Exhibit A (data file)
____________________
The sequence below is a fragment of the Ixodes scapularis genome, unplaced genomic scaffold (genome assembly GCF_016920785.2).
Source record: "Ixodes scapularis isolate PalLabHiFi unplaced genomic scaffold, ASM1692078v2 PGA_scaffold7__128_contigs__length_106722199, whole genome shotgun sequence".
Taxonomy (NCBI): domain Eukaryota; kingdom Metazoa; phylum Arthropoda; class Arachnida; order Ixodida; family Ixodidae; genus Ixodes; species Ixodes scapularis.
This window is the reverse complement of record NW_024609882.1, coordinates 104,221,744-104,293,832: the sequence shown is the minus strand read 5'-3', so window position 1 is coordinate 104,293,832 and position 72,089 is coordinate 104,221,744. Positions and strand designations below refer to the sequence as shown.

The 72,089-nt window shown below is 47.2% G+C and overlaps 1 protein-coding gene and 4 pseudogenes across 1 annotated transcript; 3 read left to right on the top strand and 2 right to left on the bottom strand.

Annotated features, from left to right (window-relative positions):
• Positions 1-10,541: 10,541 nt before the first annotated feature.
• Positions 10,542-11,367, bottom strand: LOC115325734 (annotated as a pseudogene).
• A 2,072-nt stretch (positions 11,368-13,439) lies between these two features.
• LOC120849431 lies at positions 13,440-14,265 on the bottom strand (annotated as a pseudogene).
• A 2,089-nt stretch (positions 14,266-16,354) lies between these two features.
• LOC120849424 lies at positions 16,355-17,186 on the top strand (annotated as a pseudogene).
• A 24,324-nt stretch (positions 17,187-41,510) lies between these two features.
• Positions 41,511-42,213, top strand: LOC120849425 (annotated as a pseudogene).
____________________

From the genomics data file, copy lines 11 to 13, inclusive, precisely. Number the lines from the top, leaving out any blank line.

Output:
• A 2,089-nt stretch (positions 14,266-16,354) lies between these two features.
• LOC120849424 lies at positions 16,355-17,186 on the top strand (annotated as a pseudogene).
• A 24,324-nt stretch (positions 17,187-41,510) lies between these two features.